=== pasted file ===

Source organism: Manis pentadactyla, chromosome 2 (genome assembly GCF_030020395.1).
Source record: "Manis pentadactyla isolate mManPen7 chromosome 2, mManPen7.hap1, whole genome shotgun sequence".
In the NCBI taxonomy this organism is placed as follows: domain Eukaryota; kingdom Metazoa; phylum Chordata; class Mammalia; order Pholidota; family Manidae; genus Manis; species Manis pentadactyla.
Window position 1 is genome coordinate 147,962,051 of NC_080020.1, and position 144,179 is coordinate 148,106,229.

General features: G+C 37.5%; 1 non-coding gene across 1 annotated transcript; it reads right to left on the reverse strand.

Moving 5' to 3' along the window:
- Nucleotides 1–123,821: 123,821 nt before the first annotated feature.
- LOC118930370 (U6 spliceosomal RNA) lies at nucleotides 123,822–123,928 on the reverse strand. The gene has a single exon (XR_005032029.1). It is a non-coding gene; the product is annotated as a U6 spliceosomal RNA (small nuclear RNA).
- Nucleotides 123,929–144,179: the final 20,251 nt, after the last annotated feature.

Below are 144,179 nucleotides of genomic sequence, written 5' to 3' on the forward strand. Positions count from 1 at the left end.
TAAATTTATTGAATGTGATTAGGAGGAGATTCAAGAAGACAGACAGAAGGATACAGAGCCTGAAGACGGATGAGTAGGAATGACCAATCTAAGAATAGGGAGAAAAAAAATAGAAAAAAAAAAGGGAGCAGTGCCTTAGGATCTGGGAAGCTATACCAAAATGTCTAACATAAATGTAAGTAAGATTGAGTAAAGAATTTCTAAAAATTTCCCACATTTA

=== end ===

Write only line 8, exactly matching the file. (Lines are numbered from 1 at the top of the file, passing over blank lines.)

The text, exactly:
- LOC118930370 (U6 spliceosomal RNA) lies at nucleotides 123,822–123,928 on the reverse strand. The gene has a single exon (XR_005032029.1). It is a non-coding gene; the product is annotated as a U6 spliceosomal RNA (small nuclear RNA).